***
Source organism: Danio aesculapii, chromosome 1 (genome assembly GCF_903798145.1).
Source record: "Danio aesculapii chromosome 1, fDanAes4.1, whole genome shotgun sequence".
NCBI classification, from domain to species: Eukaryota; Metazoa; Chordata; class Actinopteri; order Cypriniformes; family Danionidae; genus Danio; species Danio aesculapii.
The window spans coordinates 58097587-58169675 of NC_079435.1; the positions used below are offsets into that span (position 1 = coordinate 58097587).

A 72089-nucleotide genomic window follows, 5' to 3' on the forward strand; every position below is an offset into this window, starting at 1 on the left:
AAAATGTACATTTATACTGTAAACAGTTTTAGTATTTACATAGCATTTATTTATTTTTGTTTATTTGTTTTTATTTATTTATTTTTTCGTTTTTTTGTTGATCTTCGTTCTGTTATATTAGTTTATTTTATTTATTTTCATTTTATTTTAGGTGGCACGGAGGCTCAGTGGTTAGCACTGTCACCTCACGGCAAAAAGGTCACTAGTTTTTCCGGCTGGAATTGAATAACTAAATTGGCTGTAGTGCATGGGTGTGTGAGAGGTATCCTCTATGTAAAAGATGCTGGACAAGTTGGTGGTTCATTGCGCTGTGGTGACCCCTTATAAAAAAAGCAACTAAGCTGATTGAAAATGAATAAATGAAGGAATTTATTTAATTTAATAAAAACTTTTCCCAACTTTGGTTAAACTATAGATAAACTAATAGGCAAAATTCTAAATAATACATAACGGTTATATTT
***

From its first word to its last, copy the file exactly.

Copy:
Source organism: Danio aesculapii, chromosome 1 (genome assembly GCF_903798145.1).
Source record: "Danio aesculapii chromosome 1, fDanAes4.1, whole genome shotgun sequence".
NCBI classification, from domain to species: Eukaryota; Metazoa; Chordata; class Actinopteri; order Cypriniformes; family Danionidae; genus Danio; species Danio aesculapii.
The window spans coordinates 58097587-58169675 of NC_079435.1; the positions used below are offsets into that span (position 1 = coordinate 58097587).

A 72089-nucleotide genomic window follows, 5' to 3' on the forward strand; every position below is an offset into this window, starting at 1 on the left:
AAAATGTACATTTATACTGTAAACAGTTTTAGTATTTACATAGCATTTATTTATTTTTGTTTATTTGTTTTTATTTATTTATTTTTTCGTTTTTTTGTTGATCTTCGTTCTGTTATATTAGTTTATTTTATTTATTTTCATTTTATTTTAGGTGGCACGGAGGCTCAGTGGTTAGCACTGTCACCTCACGGCAAAAAGGTCACTAGTTTTTCCGGCTGGAATTGAATAACTAAATTGGCTGTAGTGCATGGGTGTGTGAGAGGTATCCTCTATGTAAAAGATGCTGGACAAGTTGGTGGTTCATTGCGCTGTGGTGACCCCTTATAAAAAAAGCAACTAAGCTGATTGAAAATGAATAAATGAAGGAATTTATTTAATTTAATAAAAACTTTTCCCAACTTTGGTTAAACTATAGATAAACTAATAGGCAAAATTCTAAATAATACATAACGGTTATATTT